I mean, this is Spider-Man so pretty much everyone was a captive audience over this one. This particular edition, with its easy text and simplified origin story, does not gloss over the fact that Peter Parker has some challenges in his life. He doesn’t have friends at school at the beginning and he still doesn’t have friends at the end. However, what he does gain is confidence in himself with his new powers. The pictures add some important subtext about practicing his powers before trying to use them out in the world. Superhero stories in general tend to emphasize effort and persistence, and many children have seen, in movies and in books, that transformation to true power takes time. This was a reference we used again and again in my classroom: Spider-Man didn’t shoot perfect webs on the first try!
Bunny Cakes by Rosemary Wells
Bunny Cakes is an absolute classic for a reason. There are many lenses through which you can enjoy the story, not the least of which is Max’s quest to get his hands on those marshmallow squirters. Much like Worm, Max never backs down from what he wants, but he does get more strategic and thoughtful about how to get it. When the grocer cannot read his note, he tries a different type of writing, when the grocer still doesn’t know what it says, he adapts once again. When he finally adds the picture, and the grocer understands the note, the reader has seen Max take his disappointment and channel it into finding a better way to get what he wants. For us, Max’s journey set a purpose for building flexibility into any practice. Sometimes you don’t get exactly what you want until you try it a few ways.
Ninja! by Arree Chung
This is a new-ish book and instantly became one of the most beloved books in the room. In it, a young Ninja teaches us that Ninja’s have to be brave and courageous in all they do. This book perfectly taps into the imaginative world that many of my own students inhabit and the pictures are engaging and witty. The part of the book that gave us all pause though, is the moment when the young Ninja makes his little sister cry. Countless times in life, we unwittingly step on someone’s feelings. Ninja! takes us through the critical next step of how to rebound from that moment. Creating a character that children identify with from the first page and taking the reader through a story with a very real problem, allows for the reader to take something away from the solution that will work in real life.
Elephants Cannot Dance by Mo Willems
Ahh. Piggie and Gerald, two characters that are absolutely irresistible to kids. I rebuy a set of these books every year. As with all of Mo Willems’ books, the pictures are engaging, the text is simple and clear, and the ideas a reader can draw from the story are varied and powerful. In Elephants Can’t Dance Gerald is certain he cannot dance, but his friend Piggie tries to teach him some moves. Elephant overcomes his fear and finds his groove. For our class, this gave us ways to talk about fear and optimism and trying new things.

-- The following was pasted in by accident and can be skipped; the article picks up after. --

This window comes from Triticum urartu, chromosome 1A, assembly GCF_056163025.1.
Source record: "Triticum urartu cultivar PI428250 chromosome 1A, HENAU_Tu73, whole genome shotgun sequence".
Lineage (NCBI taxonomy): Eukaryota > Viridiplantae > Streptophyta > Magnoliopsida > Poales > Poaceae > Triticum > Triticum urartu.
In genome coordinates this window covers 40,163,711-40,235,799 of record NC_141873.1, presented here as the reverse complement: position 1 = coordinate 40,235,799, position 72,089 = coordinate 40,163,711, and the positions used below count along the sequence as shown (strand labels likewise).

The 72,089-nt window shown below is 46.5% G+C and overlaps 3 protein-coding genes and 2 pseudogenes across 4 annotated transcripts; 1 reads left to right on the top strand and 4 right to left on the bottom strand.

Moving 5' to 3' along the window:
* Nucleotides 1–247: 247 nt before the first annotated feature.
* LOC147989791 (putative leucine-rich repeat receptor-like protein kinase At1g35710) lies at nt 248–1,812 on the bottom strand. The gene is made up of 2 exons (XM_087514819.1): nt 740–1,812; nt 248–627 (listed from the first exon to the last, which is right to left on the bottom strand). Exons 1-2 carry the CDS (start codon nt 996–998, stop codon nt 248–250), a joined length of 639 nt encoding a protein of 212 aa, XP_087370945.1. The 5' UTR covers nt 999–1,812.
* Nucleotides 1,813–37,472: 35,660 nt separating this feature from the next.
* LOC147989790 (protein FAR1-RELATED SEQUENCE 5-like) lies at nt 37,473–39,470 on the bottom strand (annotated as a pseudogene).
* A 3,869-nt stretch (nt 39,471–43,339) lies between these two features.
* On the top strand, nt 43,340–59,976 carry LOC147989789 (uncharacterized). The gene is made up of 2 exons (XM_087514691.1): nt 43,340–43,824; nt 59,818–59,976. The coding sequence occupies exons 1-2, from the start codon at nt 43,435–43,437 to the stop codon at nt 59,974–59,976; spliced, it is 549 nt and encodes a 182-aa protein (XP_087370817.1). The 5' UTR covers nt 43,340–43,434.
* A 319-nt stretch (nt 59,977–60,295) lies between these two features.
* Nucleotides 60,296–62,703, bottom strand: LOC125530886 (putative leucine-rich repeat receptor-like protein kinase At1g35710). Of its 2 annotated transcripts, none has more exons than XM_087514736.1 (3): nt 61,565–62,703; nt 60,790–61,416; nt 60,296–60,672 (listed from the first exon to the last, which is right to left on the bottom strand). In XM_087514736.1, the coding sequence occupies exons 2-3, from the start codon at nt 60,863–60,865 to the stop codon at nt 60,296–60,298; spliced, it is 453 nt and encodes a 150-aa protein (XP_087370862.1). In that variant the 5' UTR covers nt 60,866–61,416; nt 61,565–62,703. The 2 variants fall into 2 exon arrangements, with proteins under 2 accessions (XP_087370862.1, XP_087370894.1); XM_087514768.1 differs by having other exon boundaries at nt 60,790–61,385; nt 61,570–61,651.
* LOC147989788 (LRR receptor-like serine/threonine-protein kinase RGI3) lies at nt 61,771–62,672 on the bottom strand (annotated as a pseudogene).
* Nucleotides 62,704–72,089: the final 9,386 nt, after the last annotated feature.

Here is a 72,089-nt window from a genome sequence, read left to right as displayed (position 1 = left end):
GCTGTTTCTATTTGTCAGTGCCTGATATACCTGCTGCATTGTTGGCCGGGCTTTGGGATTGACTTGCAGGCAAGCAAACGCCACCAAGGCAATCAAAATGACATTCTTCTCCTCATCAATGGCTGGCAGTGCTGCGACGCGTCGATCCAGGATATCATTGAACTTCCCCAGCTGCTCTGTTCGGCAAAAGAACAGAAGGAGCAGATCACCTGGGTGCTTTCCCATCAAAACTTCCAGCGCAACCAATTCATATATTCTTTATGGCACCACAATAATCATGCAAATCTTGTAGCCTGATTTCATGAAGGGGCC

Walk On! by Marla Frazee
I have a minor (major) Marla Frazee obsession. Her artwork, her humor, her genuine love and appreciation of kids make each of her books a little gem. Walk On! is a guide for taking first steps, literally, but it figuratively works for just about everything. There are tips and suggestions, and even permission to cry when trying something hard and new. Marla Frazee’s acknowledgment of the frustration inherent in the distance between vision and reality is a necessary part of talking to children about experiencing new and challenging things. It is okay to stop and cry, but it’s what you do next that really matters.
For parents, teachers, and all interested parties:
The Whole Brain Child by Daniel J. Siegel and Tina Payne Bryson
This fascinating book is written for any adult that interacts with children. It provides research, anecdotes and strategies for helping children integrate their brains to help them become the most successful children possible. It has an entire section on the importance of storytelling, and has been instrumental in constructing how I respond to children in moments of stress.
How to Stay Sane by Philippa Perry
This short, easy to read, and interesting book gives four areas to focus on to bring balance into your own life. Besides being filled with interesting neuroscience and studies, there are useful techniques and activities to try with yourself, and to adapt for the children you teach.
I’d love to hear what books you have found helpful for children (and yourself) as you encounter all the obstacles life has to offer. Happy reading!
Kristine (Kristi) Mraz is the co-author, with Marjorie Martinelli, of Smarter Charts and the upcoming Smarter Charts for Math, Science, and Social Studies (August 2014). She is currently working on a book about building positive habits of mind with Christine Hertz (available in summer 2015). You can follow her adventures in kindergarten on twitter @MrazKristine.